China Book Reviews

 

Jeffrey N. Wasserstrom, China's Brave New World - And Other Tales of Global Times, Indiana University Press, Bloomington, 2007.

ISBN: 978-0-253-21908-4


 


Jeffrey N. Wasserstrom, China's Brave New World - And Other Tales of Global Times, Indiania University Press, Bloomington, 2007.

by Jason Lee

Professor Jeffrey Wasserstrom argues that the simplistic views of China commonly produced by our soundbite-driven media serve us poorly, preventing us from understanding China's real place in the world. He challenges the often held belief among globalization critics that China, and much of the world, is becoming increasingly Westernized, which itself has become equated with the idea of Americanization. "The media," he says, "continually measure the economic and cultural distance the Chinese have come in recent years in specifically American terms - the number of KFC franchises or Starbucks outlets per city, for example." (pp.4-5) This however, suggests Wasserstrom, "obscures the extent to which China is being influenced by many foreign cultures, not just America's; karaoke bars are more numerous than bowling alleys in Shanghai, for example, and sushi is as popular as Starbucks." (p.5)

Like Mark Anthony Jones, whose book Flowing Waters Never Stale I reviewed earlier in the year, and Frank Dikotter's Things Modern: Material Culture and Everyday Life in China (which Jones draws heavily from), Wasserstom too is clearly influenced by the works of Michel de Certeau, whose classic book, The Practice of Everyday Life, invites us to favor the role of human agency in the processes of consumption. To consume, argues de Certeau, is to appropriate - ordinary people have a habit of subverting the rituals and representations that institutions seek to impose upon them.

Even the "most seemingly 'global' or 'universal' symbols can end up meaning very different things in different places," says Wasserstrom. "One should never assume that buying a stock or watching a Disney cartoon has the same significance in China as in the United States." (p.7) Just as Jones uses the example of alcohol consumption and Dikotter the example of mirrors, Wasserstrom draws our attention to the way Mickey Mouse has been appropriated by the Chinese. "Mickey's fame, plus the fact that the 'laoshu' in his Chinese name can be translated as either 'rat' or 'mouse', made it natural that when an official effort to eliminate vermin was launced, some local artists began showing him being stabbed through the heart with a stake and being subjected to other violent fates that the creator of such cartoons such as Steamboat Willie never imagined his best-known character suffering." (p.7)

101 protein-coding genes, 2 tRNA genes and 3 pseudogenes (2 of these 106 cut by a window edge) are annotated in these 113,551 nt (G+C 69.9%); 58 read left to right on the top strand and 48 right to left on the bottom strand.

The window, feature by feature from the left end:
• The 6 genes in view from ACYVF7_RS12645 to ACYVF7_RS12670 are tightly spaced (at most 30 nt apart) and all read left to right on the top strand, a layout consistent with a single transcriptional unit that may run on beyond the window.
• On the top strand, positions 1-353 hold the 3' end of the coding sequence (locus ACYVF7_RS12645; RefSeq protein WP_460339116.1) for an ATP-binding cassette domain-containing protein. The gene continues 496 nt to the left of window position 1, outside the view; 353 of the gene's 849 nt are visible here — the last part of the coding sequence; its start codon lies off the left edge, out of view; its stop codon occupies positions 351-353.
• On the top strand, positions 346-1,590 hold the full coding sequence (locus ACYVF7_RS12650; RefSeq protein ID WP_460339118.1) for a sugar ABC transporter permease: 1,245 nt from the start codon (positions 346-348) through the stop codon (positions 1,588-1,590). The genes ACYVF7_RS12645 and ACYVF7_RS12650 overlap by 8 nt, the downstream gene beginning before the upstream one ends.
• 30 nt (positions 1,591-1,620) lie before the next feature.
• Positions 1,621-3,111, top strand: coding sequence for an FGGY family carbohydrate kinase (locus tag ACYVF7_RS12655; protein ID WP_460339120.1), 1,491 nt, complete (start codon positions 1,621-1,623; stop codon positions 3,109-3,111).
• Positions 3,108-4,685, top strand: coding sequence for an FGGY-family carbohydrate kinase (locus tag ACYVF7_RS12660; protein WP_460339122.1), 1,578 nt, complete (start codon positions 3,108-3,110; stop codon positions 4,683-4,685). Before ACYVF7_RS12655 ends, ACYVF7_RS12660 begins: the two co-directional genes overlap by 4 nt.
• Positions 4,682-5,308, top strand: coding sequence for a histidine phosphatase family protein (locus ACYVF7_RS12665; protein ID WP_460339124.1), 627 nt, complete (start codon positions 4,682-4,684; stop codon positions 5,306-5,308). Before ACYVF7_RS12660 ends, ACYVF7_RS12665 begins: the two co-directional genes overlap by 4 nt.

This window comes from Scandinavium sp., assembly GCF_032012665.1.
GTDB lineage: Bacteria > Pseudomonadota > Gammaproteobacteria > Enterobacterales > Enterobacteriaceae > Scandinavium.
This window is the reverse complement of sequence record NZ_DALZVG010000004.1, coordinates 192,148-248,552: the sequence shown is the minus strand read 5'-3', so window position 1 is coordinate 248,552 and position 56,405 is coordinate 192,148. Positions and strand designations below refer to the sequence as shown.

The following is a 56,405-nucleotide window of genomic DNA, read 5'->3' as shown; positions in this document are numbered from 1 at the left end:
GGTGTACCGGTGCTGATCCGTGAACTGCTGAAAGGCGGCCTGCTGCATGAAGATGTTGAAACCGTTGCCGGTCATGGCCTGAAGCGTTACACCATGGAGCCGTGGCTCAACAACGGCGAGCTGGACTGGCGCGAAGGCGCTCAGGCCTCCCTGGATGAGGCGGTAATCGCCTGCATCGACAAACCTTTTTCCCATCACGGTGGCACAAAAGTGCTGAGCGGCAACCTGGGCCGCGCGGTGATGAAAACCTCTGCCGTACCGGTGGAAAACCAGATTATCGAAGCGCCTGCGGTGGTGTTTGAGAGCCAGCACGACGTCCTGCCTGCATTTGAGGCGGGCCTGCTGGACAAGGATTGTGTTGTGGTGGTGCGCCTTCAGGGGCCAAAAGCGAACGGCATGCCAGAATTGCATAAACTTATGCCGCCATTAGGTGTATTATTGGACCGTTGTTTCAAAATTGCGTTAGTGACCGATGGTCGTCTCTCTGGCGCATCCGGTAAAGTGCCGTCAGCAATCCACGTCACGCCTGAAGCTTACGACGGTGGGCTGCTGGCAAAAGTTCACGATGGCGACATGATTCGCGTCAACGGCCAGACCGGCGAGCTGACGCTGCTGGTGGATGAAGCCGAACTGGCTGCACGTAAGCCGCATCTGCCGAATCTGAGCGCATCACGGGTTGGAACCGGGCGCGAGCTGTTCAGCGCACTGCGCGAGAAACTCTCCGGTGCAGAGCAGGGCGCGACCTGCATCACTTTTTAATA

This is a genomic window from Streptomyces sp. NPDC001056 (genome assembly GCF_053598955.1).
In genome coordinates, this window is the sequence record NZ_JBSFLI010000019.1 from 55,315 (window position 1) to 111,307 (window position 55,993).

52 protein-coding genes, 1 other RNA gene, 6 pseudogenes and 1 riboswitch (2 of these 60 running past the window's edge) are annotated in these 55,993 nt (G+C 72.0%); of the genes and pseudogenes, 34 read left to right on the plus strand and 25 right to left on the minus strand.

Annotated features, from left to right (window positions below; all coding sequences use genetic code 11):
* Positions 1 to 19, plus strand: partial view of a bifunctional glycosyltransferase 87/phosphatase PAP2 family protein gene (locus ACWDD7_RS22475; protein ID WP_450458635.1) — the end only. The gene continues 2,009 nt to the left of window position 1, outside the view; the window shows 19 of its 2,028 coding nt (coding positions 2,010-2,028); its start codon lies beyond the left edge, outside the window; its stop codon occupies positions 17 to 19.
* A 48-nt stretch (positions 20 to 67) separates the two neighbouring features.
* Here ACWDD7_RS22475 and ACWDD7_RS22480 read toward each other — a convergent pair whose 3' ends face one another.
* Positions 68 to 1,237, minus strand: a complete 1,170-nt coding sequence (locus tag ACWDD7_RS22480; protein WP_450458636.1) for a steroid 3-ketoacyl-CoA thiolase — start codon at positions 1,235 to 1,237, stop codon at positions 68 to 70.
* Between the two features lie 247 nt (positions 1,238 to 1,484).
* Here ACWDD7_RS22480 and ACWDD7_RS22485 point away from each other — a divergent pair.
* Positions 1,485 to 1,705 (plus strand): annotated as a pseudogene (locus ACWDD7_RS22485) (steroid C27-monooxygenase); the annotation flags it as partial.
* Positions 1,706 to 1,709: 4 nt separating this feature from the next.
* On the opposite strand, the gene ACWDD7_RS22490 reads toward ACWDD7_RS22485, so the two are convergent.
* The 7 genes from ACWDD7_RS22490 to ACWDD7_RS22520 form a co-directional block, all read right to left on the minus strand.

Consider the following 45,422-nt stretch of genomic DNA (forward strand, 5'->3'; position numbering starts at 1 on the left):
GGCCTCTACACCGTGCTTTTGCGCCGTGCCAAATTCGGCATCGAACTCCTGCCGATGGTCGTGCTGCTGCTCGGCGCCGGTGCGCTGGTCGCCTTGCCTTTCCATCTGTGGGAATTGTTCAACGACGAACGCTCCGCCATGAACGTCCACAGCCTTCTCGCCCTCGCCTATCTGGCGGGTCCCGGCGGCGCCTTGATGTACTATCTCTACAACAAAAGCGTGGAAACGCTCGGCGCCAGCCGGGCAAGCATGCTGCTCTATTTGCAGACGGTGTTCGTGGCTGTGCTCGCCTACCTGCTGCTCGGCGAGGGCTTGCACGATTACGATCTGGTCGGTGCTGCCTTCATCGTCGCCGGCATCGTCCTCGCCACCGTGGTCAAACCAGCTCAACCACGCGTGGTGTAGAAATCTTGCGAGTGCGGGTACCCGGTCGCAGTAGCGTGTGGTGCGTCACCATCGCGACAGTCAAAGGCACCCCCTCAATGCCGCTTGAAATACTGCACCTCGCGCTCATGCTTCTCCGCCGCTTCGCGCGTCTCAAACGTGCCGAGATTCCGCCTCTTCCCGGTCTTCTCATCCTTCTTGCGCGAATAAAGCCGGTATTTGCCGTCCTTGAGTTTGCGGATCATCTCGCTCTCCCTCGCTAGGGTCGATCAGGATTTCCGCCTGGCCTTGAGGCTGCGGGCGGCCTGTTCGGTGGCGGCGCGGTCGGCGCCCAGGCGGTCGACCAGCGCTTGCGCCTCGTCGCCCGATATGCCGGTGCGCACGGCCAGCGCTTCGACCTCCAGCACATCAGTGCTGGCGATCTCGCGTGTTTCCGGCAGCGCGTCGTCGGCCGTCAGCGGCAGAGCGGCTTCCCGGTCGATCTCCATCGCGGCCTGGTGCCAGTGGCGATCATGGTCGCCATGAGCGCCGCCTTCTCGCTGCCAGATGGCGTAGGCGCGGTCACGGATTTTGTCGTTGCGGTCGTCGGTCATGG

Like Jones, Wasserstrom also refers to Yan Yunxing's study on the Chinese appropriation of McDonald's, taken from the now classic Golden Arches East: McDonald's in East Asia, noting how this study demonstrates further the "creative process by which people react to new products and practices and put localized spins on transnational phenomena." (pp.10-12)

This may be so, but it is important also to recognize, as Douglas Kellner does, that Yan's study valorizes McDonald’s as bringing "modernity itself" to China,  by praising as it does McDonald's "for its efficient production methods, its cleanliness and orderliness." In doing so, argues Kellner, Yan promotes McDonald's as a commodity spectacle. McDonald's food may very well be consumed differently in China, "appropriated in ways that are culturally specific", as Jones says, but the flowering of the Golden Arches across China's visual landscape surely nevertheless represents a form of both economic and cultural imperialism? For  Wasserstrom, it is a mistake to view globalization as a process that is reducing the world to a drab state of Americanized conformity. Globalization, from his perspective, is a complex process that runs in multiple directions and so is always subject to localization. While this is a very sound line of reasoning, Wasserstrom's problem is that he, like Jones and Dikotter, spends too much time accentuating the positives of globalization while largely ignoring its more destructive and homogenizing effects - though he does at least admit that "Chinese children are more familiar with the face of Colonel Sanders than that of any current political leader". (pp.13-14)

Despite its shortcomings, Wasserstrom has produced a brave new book - one that is certainly well worth a read, for his text is full of fascinating insights, with his browsings through China's bookstores for example, revealing much about China's current academic trends. The philosophy sections for instance, are no longer dominated by the works of Marx and Lenin as they were in the 70s and 80s, but are now full of postmodern texts - the works of Heidegger, Foucault and Barthes - works by Barthes, apparently, have even "sold more copies in Chinese than in French." (p.18)